Conflict is part of any relationship. Workplace conflicts are not much as different from any other aspect of your life. It’s an aspect of human nature. To solve conflicts faster within your work (and private) energy and to avoid lasting damage, I would suggest following these simple guidelines.
1. Place yourself first.
It’s not about expressing your opinion in a debate and not considering other’s opinions. If you begin your sentences using “You never” or “You never,” your coworker will instantly stop talking, and the chance of a resolution is nil. Instead, begin sentences by stating your emotions. “I am angry that I’m left cleaning the wrong spreadsheets Or “I’m angry that we cannot begin the meeting in time.” These are known as “I” messages. In a nutshell, firstly discuss your feelings and then explain the reason why you feel this way. If your teammate doesn’t think that they are being blamed, it allows dialogue and helps you find the solution.
2. Cut the tension.
If you feel that things are getting intense, make a “time for a time.” If you can, physically break off. If you’re in an informal meeting, you can table the discussion for a moment and then shift to a different agenda item. It is best to plan the time at which you’ve settled down and then discuss the subject again. The break will allow feelings to calm and enable participants to hear each other more objectively.
3. Don’t try to reverse time.
Instead of dwelling on past issues or hurts, think about what can you do from now and forward to improve things. Let’s take an example. Imagine that your teammate is always taking pens off your desk. If you require a pen, you can’t find one in the office. You’ve spoken to the person previously, but instead of mention how many instances this has occurred, you should respond by sending the “I” note… “I am extremely frustrated whenever I require an item to make an idea and discover they are all that I have borrowed.”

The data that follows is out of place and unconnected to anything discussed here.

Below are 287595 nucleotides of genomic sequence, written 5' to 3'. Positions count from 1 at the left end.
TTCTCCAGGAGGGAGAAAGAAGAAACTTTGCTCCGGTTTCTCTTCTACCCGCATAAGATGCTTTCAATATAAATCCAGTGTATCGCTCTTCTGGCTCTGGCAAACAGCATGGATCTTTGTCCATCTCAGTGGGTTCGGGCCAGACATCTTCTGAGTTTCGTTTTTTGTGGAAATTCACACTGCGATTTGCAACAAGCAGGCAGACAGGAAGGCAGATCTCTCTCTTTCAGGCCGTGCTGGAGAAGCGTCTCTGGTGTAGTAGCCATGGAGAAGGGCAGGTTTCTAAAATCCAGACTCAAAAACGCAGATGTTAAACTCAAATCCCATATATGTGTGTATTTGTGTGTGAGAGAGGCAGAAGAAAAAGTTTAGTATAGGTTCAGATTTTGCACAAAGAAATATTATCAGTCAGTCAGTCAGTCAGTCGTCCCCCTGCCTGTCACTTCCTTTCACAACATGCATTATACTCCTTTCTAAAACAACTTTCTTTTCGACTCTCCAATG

4. Do not call teammates names or insult them.
If you insult an individual’s character or make a mockery of someone else, the subject you are trying to talk about isn’t taken seriously… in the long run! What’s remembered is the verbal insult. This type of injury is hard to reverse because the recall of what you did can hinder their ability to talk about any topic that is important to them.
5. Be attentive to your colleague.
Make sure you are speaking in turn and take note of their opinions about the scenario. Do not just sit and think about your following reaction. Take the time to understand and listen to the teammate’s views or concerns are. When it’s your turn to address the issue, you’ll have a more precise understanding of the issue you need to tackle. Sometimes, when the problems are complex or have an emotional impact, it’s beneficial to repeat the information you have received. For instance, “So you’re saying that for as long as we continue to make use of the widget, we’ll never reach quota.” Or “You claim to be extremely angry that people keep absconding with the desk.”
6. Don’t forget to forgive when a colleague apologizes.
Make sure to acknowledge your part in the issue too. If you’ve expressed your opinions about a topic and your coworker acknowledges their involvement in the matter, take it off your plate and move on. Reliving past conflicts gradually creates a barrier in the relationship. If you realize that you are in the wrong, acknowledge that you are guilty. Resentment and anger that is carried on by one person will damage the relationship.
Implementing these six rules to “fair fighting,” particularly learning how to utilize “I” messages, can significantly enhance your ability to settle disputes with your team members promptly and without any lasting damage to your relationships or to the group.